EPL: Leicester v Arsenal analysis, a game nobody wanted to win

It is never good to lose two in a row and it is especially bad if it happens to be first two games of the season. Arsenal and Leicester were both risking that faith before their clash at King Power stadium in Leicester. Neither of managers wanted that as hit on confidence could be determinant on current campaign in Premiership.
While Claudio Ranieri had his best players all available for the match, Arsene Wenger had to bench Mesut Oezil and Olivier Giroud as they aren’t fully fit after EURO. However, he got Laurent Koscielny back in defence and Granit Xhaka in midfield while Alex Oxlade-Chamberlain took place from Iwobi on right wing and Santiago Cazorla replacing injured Wilshire in attacking midfielder role. In comparison with match against Liverpool last week, Arsenal was stronger in defence and deep midfield position.

Although Kante went to Chelsea, Nampalys Mendy seems a good replacement and Leicester is strong in defence as they have always been. To counter that strong double block of four defenders Wenger occasionally employed Bellerin and Monreal to come inside instead of hugging the line.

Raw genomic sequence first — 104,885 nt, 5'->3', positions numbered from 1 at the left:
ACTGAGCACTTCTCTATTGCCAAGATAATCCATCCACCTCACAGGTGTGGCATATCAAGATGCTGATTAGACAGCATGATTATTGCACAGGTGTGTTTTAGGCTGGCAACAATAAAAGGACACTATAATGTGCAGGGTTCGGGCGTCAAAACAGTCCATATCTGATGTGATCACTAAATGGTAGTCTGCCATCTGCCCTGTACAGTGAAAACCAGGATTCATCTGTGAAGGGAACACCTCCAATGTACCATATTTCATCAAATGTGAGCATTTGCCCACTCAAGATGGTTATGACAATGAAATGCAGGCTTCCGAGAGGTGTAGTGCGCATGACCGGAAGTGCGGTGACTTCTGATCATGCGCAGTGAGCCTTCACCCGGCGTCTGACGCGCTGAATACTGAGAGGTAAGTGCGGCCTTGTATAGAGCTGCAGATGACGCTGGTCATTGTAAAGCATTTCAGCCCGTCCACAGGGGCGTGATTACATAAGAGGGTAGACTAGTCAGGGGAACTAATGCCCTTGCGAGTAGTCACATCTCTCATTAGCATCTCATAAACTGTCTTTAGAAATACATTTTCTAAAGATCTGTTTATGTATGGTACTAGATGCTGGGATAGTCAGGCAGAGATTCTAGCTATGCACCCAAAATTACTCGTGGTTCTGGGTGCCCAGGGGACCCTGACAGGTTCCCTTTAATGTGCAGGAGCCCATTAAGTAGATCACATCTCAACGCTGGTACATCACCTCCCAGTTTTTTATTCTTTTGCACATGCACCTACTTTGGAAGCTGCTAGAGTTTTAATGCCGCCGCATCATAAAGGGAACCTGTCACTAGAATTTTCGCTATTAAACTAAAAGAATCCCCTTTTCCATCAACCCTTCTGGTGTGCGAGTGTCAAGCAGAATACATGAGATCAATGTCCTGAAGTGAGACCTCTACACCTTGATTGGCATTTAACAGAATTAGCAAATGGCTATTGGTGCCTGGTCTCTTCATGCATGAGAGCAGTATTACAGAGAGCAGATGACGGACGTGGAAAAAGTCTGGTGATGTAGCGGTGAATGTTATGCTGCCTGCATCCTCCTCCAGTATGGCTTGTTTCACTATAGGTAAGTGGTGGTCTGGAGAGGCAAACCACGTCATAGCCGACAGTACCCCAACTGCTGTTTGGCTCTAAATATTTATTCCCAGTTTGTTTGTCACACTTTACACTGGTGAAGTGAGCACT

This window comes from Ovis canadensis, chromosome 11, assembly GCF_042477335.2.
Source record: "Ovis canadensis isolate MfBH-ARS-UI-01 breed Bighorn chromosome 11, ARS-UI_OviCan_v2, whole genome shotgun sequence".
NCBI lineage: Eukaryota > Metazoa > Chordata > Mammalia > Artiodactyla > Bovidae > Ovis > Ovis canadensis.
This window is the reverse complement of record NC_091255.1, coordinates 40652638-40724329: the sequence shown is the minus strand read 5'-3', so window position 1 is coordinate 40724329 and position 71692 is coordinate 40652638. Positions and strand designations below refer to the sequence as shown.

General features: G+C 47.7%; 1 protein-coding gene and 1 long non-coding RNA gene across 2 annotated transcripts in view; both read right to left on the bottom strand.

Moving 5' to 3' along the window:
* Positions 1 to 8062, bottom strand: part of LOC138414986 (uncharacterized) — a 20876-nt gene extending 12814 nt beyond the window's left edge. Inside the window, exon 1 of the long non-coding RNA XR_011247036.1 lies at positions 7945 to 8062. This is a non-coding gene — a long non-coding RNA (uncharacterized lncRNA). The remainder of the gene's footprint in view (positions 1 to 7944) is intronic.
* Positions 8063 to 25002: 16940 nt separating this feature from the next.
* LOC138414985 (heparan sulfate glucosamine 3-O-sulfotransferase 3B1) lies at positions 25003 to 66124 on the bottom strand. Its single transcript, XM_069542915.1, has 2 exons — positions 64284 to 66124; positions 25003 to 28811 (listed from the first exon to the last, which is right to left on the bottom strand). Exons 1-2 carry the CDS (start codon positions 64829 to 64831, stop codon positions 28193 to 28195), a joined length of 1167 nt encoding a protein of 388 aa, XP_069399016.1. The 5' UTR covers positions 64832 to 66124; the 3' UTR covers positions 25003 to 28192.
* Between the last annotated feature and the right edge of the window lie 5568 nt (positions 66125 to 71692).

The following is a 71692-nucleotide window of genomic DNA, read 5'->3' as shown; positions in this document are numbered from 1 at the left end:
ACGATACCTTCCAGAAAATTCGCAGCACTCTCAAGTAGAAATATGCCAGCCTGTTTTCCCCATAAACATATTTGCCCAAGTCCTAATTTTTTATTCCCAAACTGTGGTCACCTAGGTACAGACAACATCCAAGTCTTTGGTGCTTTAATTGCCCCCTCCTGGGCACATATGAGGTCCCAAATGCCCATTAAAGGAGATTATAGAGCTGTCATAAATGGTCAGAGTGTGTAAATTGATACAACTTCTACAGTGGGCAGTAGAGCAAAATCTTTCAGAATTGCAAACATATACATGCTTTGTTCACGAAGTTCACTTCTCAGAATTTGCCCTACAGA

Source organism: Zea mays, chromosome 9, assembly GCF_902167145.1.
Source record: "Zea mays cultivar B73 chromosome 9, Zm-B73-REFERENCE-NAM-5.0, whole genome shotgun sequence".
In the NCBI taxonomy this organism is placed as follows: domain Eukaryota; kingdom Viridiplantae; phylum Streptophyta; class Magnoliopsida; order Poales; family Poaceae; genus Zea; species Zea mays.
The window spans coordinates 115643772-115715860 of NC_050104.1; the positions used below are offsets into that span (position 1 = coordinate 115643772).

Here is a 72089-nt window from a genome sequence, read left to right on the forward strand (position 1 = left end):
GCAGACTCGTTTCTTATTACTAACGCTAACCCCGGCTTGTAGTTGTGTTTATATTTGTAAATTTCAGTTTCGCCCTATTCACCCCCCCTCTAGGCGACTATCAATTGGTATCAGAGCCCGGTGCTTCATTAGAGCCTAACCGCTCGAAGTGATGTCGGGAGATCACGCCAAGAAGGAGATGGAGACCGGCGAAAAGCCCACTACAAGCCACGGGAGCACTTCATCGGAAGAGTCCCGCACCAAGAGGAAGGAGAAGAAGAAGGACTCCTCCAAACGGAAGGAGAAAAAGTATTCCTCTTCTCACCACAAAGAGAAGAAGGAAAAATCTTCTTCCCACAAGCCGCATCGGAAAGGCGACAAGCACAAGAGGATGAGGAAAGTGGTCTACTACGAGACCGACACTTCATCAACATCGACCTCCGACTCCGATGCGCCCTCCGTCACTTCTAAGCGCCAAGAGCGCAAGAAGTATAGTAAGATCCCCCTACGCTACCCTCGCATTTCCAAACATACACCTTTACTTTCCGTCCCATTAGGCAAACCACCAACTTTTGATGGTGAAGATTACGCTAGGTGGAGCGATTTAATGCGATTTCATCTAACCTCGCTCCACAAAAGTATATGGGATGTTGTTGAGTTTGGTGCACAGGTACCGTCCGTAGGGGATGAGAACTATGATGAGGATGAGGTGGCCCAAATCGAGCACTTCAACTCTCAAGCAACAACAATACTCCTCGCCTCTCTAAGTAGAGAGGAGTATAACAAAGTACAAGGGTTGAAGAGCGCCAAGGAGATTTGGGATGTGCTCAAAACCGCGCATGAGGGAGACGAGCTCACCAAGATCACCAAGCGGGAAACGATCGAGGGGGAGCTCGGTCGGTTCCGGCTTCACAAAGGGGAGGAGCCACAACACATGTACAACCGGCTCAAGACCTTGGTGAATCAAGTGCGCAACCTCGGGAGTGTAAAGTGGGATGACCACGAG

pic1 monreal inside
Lack of runners from deep was rucial in Arsenal’s ineffectivness to win the match

Above you can see Monreal drifting inside which left Oxlade-Chamberlain alone on the wing. However, as Cazorla has already left his attacking midfielder slot there are no runners from deep to further disrupt the Leicester’s defensive block. The fact that Coquelin and Xhaka were strictly tasked to cover for counter attacks and not to venture forward didn’t help Arsenal cause. However, we have already established that the goal was not to lose second match in a row so that is understandable.